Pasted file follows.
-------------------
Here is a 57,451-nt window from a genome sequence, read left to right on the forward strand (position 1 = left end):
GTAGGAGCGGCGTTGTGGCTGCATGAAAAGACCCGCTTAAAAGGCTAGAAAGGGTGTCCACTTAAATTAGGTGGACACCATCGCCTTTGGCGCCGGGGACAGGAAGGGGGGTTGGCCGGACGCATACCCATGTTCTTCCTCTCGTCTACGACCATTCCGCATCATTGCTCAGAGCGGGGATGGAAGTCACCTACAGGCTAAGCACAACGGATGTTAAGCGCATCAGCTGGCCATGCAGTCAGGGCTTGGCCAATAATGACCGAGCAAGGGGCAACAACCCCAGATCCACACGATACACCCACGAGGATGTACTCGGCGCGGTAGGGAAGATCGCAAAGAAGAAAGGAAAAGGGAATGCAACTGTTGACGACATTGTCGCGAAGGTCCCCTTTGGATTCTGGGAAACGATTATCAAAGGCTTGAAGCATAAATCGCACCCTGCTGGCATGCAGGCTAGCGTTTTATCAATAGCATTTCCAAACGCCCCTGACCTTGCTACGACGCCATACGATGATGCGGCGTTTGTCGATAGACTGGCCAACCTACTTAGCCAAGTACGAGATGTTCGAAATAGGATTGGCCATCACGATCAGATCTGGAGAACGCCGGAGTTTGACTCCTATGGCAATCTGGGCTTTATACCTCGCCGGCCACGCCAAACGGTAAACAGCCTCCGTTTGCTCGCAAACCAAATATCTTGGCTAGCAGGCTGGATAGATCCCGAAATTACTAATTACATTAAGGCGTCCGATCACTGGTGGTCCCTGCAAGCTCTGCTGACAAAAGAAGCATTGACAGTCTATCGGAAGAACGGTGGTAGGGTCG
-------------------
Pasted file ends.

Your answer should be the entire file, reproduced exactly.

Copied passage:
Here is a 57,451-nt window from a genome sequence, read left to right on the forward strand (position 1 = left end):
GTAGGAGCGGCGTTGTGGCTGCATGAAAAGACCCGCTTAAAAGGCTAGAAAGGGTGTCCACTTAAATTAGGTGGACACCATCGCCTTTGGCGCCGGGGACAGGAAGGGGGGTTGGCCGGACGCATACCCATGTTCTTCCTCTCGTCTACGACCATTCCGCATCATTGCTCAGAGCGGGGATGGAAGTCACCTACAGGCTAAGCACAACGGATGTTAAGCGCATCAGCTGGCCATGCAGTCAGGGCTTGGCCAATAATGACCGAGCAAGGGGCAACAACCCCAGATCCACACGATACACCCACGAGGATGTACTCGGCGCGGTAGGGAAGATCGCAAAGAAGAAAGGAAAAGGGAATGCAACTGTTGACGACATTGTCGCGAAGGTCCCCTTTGGATTCTGGGAAACGATTATCAAAGGCTTGAAGCATAAATCGCACCCTGCTGGCATGCAGGCTAGCGTTTTATCAATAGCATTTCCAAACGCCCCTGACCTTGCTACGACGCCATACGATGATGCGGCGTTTGTCGATAGACTGGCCAACCTACTTAGCCAAGTACGAGATGTTCGAAATAGGATTGGCCATCACGATCAGATCTGGAGAACGCCGGAGTTTGACTCCTATGGCAATCTGGGCTTTATACCTCGCCGGCCACGCCAAACGGTAAACAGCCTCCGTTTGCTCGCAAACCAAATATCTTGGCTAGCAGGCTGGATAGATCCCGAAATTACTAATTACATTAAGGCGTCCGATCACTGGTGGTCCCTGCAAGCTCTGCTGACAAAAGAAGCATTGACAGTCTATCGGAAGAACGGTGGTAGGGTCG